Massage the Message
Romans 10.12 ... there is no
difference between Jews and Gentiles; God is the same Lord of all and
richly blesses all who call upon him.
The treasurer of a nearby
congregation has recently written to the members of his church. There is
a crisis, he says. The people are no longer giving enough money to keep
things going. He harks back to days when Christians paid their way. No
more cuts can be made, he writes, "... without doing massive damage to
our church's mission".
Mission is what Paul addresses in this section of his letter to the
Romans. On the surface, his remarks are unexceptionable. Proclaiming the
message is a primary concern of the Church. The treasurer's emphasis
reflects a long-held Christian tradition. As Paul puts it, "How can the
message be proclaimed if the messengers are not sent out?"
But let's take a step backwards and review. Paul could assume that
everyone calls upon God as a matter of course. The vast majority in his
day perceived God (or the gods, for many) as constantly intervening in
nature and in the affairs of humanity. They thought that God held the
key to health, wealth and happiness. This was an unquestioned truth for
everyone, an unexamined way of perceiving the world. It was so much part
of normality that it was beyond awareness. They could not conceive of
the world any other way.
Jesus thought along the same lines. He said, "... not one sparrow
falls to the ground without your father's consent" (Matthew 10.29). In
other words, even the tiniest animals are God's moment-by-moment
This is good news for those whose lives are controlled, as they see
it, by the divine. But our time is radically different. Neither Paul nor
Jesus would be likely to reach the same conclusions if they lived in the
First, it is no longer the norm to call upon God. This is not merely
willfulness or sinfulness. Few now think that God micro-manages the
world. It's starkly obvious, for example, that millions of human beings
- never mind a sparrow or two - die each year in circumstances largely
beyond human control, and presumably beyond God's.
Second, many Christians - perhaps a majority - instinctively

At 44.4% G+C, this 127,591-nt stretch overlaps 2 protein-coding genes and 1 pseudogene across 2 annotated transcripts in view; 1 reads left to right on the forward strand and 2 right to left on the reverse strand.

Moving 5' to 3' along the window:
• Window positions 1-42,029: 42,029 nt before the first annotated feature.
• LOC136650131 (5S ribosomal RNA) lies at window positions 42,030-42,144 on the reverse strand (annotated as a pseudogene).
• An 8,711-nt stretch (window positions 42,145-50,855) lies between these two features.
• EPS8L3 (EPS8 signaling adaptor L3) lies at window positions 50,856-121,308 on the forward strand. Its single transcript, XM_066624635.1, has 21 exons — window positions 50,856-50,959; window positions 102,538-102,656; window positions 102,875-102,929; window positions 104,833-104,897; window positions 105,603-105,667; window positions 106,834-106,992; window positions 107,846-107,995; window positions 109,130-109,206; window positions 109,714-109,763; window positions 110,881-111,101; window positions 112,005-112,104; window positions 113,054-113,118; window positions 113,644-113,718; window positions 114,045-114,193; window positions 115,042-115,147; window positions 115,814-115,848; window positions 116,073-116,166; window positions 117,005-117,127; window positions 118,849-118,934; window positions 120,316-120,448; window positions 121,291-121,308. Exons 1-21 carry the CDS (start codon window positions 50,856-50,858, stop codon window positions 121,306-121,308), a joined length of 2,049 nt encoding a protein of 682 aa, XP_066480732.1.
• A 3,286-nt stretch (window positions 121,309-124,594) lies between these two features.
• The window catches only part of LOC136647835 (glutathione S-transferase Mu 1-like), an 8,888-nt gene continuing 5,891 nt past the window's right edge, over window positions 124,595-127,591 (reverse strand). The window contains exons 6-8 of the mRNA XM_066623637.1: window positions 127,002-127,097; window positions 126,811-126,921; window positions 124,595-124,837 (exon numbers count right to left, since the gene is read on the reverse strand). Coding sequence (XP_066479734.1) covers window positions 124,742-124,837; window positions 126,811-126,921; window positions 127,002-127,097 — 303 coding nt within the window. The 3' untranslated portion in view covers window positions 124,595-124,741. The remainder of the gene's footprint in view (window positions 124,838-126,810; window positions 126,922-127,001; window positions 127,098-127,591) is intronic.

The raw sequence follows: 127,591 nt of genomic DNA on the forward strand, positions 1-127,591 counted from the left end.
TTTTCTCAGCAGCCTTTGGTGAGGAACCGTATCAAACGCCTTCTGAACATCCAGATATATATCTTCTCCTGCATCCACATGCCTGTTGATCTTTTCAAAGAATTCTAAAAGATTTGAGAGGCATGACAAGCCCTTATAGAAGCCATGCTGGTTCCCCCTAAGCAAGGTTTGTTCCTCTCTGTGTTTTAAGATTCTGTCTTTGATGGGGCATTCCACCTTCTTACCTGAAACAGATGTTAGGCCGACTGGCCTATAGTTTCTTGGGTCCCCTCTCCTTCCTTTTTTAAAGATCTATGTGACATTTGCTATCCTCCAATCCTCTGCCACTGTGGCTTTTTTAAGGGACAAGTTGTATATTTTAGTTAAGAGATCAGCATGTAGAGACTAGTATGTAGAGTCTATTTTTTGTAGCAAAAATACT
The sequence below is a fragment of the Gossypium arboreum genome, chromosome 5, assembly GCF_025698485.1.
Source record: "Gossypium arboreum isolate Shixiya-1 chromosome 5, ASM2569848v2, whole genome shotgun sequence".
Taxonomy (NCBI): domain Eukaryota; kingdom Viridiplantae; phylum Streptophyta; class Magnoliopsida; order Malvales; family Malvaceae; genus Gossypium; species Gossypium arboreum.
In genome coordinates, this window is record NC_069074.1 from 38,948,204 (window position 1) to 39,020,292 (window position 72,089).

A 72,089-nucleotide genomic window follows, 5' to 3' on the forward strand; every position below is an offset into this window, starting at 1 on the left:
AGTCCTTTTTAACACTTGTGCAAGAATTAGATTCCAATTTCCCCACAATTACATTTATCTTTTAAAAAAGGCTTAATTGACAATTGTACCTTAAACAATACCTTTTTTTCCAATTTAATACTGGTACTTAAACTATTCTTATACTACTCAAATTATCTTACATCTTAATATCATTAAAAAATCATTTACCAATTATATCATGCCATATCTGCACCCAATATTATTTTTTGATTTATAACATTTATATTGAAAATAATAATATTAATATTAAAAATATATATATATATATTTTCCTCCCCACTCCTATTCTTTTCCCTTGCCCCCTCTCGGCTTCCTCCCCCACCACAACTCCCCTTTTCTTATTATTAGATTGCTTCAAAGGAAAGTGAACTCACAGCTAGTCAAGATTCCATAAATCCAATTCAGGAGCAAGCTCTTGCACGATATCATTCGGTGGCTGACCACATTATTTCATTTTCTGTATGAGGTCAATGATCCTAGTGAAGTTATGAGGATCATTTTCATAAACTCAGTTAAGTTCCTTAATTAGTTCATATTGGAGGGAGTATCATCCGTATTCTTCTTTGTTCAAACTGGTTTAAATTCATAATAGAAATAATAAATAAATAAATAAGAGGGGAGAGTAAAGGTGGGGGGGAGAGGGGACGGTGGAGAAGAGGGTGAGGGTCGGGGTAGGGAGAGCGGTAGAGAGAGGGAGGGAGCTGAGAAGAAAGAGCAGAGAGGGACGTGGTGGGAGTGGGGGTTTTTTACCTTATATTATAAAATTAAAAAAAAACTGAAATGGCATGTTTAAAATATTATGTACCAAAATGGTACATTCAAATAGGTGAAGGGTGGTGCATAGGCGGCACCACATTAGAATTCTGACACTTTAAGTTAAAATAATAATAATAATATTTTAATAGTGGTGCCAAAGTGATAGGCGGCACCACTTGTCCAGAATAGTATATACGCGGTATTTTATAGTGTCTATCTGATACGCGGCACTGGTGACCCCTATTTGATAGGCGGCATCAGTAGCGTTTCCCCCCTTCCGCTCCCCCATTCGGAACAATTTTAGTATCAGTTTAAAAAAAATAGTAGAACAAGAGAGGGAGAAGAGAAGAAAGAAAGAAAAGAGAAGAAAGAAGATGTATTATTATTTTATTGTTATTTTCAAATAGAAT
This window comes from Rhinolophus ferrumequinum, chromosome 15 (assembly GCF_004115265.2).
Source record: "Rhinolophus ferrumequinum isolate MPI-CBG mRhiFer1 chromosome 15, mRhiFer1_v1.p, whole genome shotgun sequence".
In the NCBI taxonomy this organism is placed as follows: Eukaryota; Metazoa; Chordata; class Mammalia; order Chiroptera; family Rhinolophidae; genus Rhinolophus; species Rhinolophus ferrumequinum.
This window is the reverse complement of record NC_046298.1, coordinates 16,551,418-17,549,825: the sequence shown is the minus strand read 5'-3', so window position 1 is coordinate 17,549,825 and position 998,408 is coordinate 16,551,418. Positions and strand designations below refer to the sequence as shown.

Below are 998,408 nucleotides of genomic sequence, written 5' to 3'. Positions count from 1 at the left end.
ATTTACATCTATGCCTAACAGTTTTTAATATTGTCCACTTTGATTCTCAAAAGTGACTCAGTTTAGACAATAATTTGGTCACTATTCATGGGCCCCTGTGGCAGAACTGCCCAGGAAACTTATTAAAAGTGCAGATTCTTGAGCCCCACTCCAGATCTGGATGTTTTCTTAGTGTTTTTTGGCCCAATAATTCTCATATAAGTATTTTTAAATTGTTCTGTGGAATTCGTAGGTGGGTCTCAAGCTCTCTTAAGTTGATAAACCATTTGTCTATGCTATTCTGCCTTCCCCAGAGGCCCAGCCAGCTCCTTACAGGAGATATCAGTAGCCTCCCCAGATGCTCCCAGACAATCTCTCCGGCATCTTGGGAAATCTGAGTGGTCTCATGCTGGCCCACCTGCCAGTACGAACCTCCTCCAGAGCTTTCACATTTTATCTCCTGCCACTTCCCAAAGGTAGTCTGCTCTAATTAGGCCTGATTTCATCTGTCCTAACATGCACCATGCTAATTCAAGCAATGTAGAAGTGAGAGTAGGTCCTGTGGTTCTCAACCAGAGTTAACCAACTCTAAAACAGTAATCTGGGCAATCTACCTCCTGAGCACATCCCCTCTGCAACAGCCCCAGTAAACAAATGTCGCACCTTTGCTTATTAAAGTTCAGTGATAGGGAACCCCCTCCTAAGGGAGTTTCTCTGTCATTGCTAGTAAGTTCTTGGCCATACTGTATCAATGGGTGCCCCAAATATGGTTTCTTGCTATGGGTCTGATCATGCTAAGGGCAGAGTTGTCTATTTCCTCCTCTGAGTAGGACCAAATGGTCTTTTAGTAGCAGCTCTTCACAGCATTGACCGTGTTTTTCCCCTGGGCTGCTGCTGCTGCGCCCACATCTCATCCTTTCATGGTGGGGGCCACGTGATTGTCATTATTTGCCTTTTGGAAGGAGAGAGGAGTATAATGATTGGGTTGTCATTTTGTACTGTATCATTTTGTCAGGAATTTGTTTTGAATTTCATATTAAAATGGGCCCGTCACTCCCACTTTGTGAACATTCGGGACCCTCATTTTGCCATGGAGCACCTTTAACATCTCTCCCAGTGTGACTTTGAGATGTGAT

recognise that they don't have the right to preach at other
people. And as they travel more widely across the globe, many recognise
that those of other faiths (or none) don't want or need to be converted.
The "Jesus saves" message Paul writes about doesn't work as well as it
used to. It often fails completely.
However, the prospects are far from gloomy if we open ourselves to
new possibilities. For example, one thing is now known for sure about
human nature. It is that if people want and need something they
invariably respond positively when they see it. So if people today don't
welcome the traditional Christian message, it is because they have good
reason not to. It's not something they see a need for. They don't differ
from us in this respect, nor we from them.
If the way so many people perceive the world has changed, then
perhaps we in turn need not be bound by traditional "musts" and
"shoulds" from the past. It is possible to meet the challenge.
But how? As Christians rack their brains for an answer, a seldom-asked
question is: What should change? And a frequent response is, "They
Some thirty years ago a communications specialist called Marshal
McLuhan was briefly famous for saying, "The medium is the message". In
other words, a good message put across badly or using the wrong medium
will most likely fail. Politicians and advertisers know this
all-too-well. No matter how relevant party policies may be, if they are
poorly communicated nobody will listen. Similarly, even the best,
cheapest product will stay on the shelves unless properly presented.
If McLuhan is correct, then Christian congregations under the whip
for more money might do better to examine themselves. If they are the
message, perhaps the message needs to change.